‘Card check’ dealt a blow

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Sen. Arlen Specter (R-Pa.) on Tuesday dealt a major setback to organized labor’s top legislative priority, announcing that he opposes a bill that would make it easier for workers to unionize. That leaves the measure without a crucial Republican swing vote.

In a speech on the Senate floor, Specter said the dismal economy makes it “a particularly bad time” to enact the Employee Free Choice Act -- the so-called card check law -- but that he might reconsider “when the economy returns to normalcy.”

His decision was a reversal from 2007, when he was the lone Republican who voted to advance the measure. It comes after weeks of intense lobbying from labor and business groups, as well as political allies who are anticipating a tough reelection battle for the Pennsylvania senator next year.


“I am announcing my decision now because I have consulted with a very large number of interested parties on both sides, and I have made up my mind,” Specter, 79, said.

The measure, reintroduced this month, would force companies to recognize unions if a majority of employees sign cards to join, effectively barring employers from requiring a secret ballot election.

It would enable either side to request binding arbitration if they can’t agree to a contract within 120 days after a union is formed.

With Senate Democrats two votes shy of a supermajority, they need to attract Republican support for the bill to pass -- support they have yet to gain.

Specter’s speech drew praise from business advocates, including officials from the National Assn. of Manufacturers, which had decried the measure as a “job-destroying bill.”

“We think we just won a big battle,” spokesman Hank H. Cox said.

Said U.S. Chamber of Commerce CEO Thomas J. Donohue: “We applaud the senator for taking a principled stand to support Main Street employers and workers in Pennsylvania.”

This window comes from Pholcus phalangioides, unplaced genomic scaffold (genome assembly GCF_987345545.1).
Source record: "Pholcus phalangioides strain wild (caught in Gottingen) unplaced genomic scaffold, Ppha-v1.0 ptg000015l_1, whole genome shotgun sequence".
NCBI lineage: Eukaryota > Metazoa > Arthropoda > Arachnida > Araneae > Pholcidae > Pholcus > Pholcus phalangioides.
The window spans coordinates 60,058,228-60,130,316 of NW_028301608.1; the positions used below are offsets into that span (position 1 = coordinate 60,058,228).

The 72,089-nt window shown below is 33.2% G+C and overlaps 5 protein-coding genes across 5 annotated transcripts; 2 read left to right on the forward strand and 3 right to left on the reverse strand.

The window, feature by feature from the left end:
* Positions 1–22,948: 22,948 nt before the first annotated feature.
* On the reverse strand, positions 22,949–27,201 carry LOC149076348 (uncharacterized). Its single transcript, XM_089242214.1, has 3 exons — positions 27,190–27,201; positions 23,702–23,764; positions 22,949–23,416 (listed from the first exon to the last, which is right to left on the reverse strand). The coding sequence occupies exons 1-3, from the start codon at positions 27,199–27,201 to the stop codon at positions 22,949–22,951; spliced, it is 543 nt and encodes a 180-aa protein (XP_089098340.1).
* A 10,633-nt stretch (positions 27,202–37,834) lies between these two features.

Labor groups seemed stunned by the decision.

“Arlen Specter deceived us,” said Jerry Green, president of the Lehigh Valley chapter of the United Steelworkers. “He led us to believe he was a champion and behind labor. This is a real slap in the face. Even a stab in the back.”

AFL-CIO President John J. Sweeney said the announcement was “a disappointment and a rebuke to working people, to his own constituents in Pennsylvania and working families around the country.”

“We do not plan to let a hardball campaign from big business derail the Employee Free Choice Act or the dreams of workers,” Sweeney said in a statement. “In the coming weeks, we will be escalating our campaign and finding the best ways forward to a balanced, strong economy.”

Specter’s decision comes as he faces the prospect of a tough primary election next year, with two GOP challengers having already declared their candidacies, and a third -- former Rep. Pat Toomey -- expected to jump into the race.

The five-term senator had been told by several of his most faithful backers that he would lose their support if he backed the labor rights bill. And AFL-CIO Pennsylvania President Bill George assured Specter he would organize workers on the senator’s behalf in the primary if he voted for the measure.

While the prospects for the bill appear dim, Senate Majority Leader Harry Reid (D-Nev.) said the measure wasn’t dead. “Anyone who thinks they’re burying card check because of Specter’s statement in an effort to avoid a primary in Pennsylvania should not think the legislation is going to go away,” he told reporters.



Peter Wallsten in our Washington bureau contributed to this report.